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against paying attention to these a little bit cal's that are trying to benefit. republicans really are answer yet both houses back. and they're seeing this as a mechanism. but as they use that mechanism they are fermenting an environment, a culture in our country that's really horrible for all of us. >> speak to the power at the poles. your strength is certainly growing, and the future looks extremely bright. there's a lot of power in voting. >> look. this is something that's particularly important to make clear. all of us support a legal and orderly immigration system. but to a little bit size issues that target a group of people and use it as a shield to go after largely latino is wrong.
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at the local, the state and the national level, really go against the fundamentals of this country, inclusion of tolerance, really solve issues in a way that is constructive. and the parties are risking alienating generations of latino, now 48 million people in this country who by and large find it very offensive to have a professional in which a child is born in the united states or if an undocumented person, somehow may not become a u.s. citizen, that type of proposal is offensive. >> you raise the republican party, senate majority leader harry reid said, quote, i don't know how any one of hispanic heritage could be a republican. your thoughts on that and does the latino population vote as a one-party block? >> i think everyone has an open
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mind to see what the best candidate may be in evaluating when you have proposals such as negating someone's citizenship. by and large the largest immigrant group are la tee knows in this country. when you have proposals like that, it really doesn't help the republican party. it may appear they are reaching out to include them. it really makes also the family members, voters, people who actually vote that may be open-minded to resent the attack against their relatives, against their friends. so people then -- it's not automatic. who is the best candidate? by and large democrats are more inclusive. and both president obama and the members of congress say, okay, are we ready to talk about
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immigration reform. let's secure the border first before we can talk about anything else. bottom line is, sure, we have security. but we need to have a process for earned legalization and we have to be able to deal with that. before we get together and hammer out those decisions, it seems people in the republican party like status quo so they can use it to ferment their anger and hatred. >> all right. we have to take a break now. we will shift off politics and talk about quality of life issues here. stay with us.
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we have a great need for health care providers because health care is an area where it can make a huge difference to not understand the instructions or not be able to communicate well. >> let's shift into education then. we're talking about communication and the nature of how we have in the district half the population not graduating from high school. with no high school diploma. how do you address that or start to address that? >> we have a long way to go. so it's a water of looking at those basic skills and make sure we're targeting particular students, particularly those who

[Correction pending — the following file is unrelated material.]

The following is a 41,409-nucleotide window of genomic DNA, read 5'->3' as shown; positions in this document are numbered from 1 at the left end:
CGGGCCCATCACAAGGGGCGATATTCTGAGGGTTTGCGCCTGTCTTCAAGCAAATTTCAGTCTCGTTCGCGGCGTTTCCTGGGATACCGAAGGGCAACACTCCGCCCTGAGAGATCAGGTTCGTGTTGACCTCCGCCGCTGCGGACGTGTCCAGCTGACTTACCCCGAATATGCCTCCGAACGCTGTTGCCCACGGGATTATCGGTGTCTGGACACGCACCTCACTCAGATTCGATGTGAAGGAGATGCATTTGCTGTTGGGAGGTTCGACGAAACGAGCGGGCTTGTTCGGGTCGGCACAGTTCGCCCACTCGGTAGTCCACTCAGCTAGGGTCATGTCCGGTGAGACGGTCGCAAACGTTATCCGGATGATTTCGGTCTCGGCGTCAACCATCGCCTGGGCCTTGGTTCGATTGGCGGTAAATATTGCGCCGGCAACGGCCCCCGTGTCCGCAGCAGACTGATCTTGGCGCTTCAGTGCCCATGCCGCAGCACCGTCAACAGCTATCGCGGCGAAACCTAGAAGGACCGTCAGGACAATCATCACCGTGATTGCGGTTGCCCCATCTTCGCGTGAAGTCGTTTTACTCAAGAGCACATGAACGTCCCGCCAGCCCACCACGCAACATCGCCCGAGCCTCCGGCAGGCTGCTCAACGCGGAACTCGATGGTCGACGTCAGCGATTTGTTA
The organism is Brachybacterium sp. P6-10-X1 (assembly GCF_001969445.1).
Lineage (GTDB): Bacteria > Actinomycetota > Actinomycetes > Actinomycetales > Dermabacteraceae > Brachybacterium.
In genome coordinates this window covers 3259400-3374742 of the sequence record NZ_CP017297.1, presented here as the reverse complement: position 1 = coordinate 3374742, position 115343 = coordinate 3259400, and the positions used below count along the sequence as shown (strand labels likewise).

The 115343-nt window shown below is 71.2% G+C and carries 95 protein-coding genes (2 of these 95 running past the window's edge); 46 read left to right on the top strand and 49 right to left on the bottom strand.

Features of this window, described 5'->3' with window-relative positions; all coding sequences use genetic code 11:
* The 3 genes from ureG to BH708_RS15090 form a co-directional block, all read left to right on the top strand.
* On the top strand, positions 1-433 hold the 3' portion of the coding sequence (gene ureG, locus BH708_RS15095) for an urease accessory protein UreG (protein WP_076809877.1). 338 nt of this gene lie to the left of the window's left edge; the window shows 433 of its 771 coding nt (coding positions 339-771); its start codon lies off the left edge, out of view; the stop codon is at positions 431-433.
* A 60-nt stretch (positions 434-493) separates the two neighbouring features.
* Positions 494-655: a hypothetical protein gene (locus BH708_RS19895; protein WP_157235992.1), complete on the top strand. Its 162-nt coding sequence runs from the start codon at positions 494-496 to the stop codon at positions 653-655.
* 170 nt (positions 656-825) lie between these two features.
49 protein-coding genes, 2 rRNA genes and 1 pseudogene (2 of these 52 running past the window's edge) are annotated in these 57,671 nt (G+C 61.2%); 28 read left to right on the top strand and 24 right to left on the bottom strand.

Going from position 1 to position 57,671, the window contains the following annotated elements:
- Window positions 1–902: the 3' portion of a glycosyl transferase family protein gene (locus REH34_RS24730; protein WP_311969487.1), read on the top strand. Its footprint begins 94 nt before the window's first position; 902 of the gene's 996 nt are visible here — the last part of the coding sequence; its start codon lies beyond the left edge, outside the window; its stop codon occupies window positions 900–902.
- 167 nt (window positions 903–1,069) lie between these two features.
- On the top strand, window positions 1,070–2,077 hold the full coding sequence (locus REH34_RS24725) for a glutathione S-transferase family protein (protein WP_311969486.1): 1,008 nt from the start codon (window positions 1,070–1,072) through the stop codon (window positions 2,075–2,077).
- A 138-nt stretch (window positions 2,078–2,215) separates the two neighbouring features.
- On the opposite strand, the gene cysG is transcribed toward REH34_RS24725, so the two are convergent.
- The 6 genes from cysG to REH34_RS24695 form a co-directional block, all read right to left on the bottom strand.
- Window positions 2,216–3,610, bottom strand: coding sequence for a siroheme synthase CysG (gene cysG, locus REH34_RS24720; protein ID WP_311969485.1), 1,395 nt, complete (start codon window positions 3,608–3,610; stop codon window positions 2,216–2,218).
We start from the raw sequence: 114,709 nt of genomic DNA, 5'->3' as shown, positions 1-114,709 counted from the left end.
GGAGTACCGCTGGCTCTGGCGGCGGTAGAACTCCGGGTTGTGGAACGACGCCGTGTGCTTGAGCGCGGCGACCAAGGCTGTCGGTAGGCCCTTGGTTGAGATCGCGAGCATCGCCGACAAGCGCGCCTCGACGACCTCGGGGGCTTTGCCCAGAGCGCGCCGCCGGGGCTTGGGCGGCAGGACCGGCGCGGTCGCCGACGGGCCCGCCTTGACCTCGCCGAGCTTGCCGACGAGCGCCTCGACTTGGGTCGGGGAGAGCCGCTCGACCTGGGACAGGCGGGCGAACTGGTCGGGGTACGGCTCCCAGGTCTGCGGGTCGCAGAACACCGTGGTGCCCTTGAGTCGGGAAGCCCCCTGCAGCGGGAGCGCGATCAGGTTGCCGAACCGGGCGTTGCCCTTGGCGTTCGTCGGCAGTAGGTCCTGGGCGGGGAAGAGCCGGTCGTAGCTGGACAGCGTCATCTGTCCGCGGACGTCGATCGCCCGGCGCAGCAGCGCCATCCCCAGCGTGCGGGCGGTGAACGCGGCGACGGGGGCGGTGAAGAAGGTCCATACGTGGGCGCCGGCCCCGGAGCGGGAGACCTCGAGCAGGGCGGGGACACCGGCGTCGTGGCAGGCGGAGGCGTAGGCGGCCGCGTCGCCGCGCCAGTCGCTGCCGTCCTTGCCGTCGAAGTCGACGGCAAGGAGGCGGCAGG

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are performing at the lowest level and make sure they have those basic skills. but it's also about understanding who our children are and engaging them based on their day to day lives, their interest, their experiences so learning is not a flat experience but an engaging experience. it's about reaching our children at all different levels. >> all right. thank you all for coming in and sharing your insights. we appreciate it. great to see you. that's all the time we have. unfortunately we could talk for hours. now back to news 4 today. enjoy the rest of your weekend, everybody. hundreds of people are forced to evacuate after this fiery explosion near the white house. we'll show you exactly handicapped.
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good morning, everyone. welcome to news 4 today. i'm kimberly suiters. aaron gilchrist has the morning off. you'll see him tonight. it's sunday, august 15th, 2010. the news is just ahead. kim martucci joins us live in the studio for a look at a pleasant day ahead if you don't mind cloud cover and a little humidity. >> a little help wit from mother nature, right? good morning, everybody. it is 7:31. time to get moving with 75 degrees. the humidity at 76%. we're at 73 in sterling. no rain drops. just cloud cover. i suspect we'll get a few showers today. inside the beltway it should be rain free. 83 at 3:00. 82 at 6:00. nats are home. i'll have their forecast coming up and a peek at the beach. >> always appreciate a peek at the beach. thanks, kim. investigators say they do not know what caused a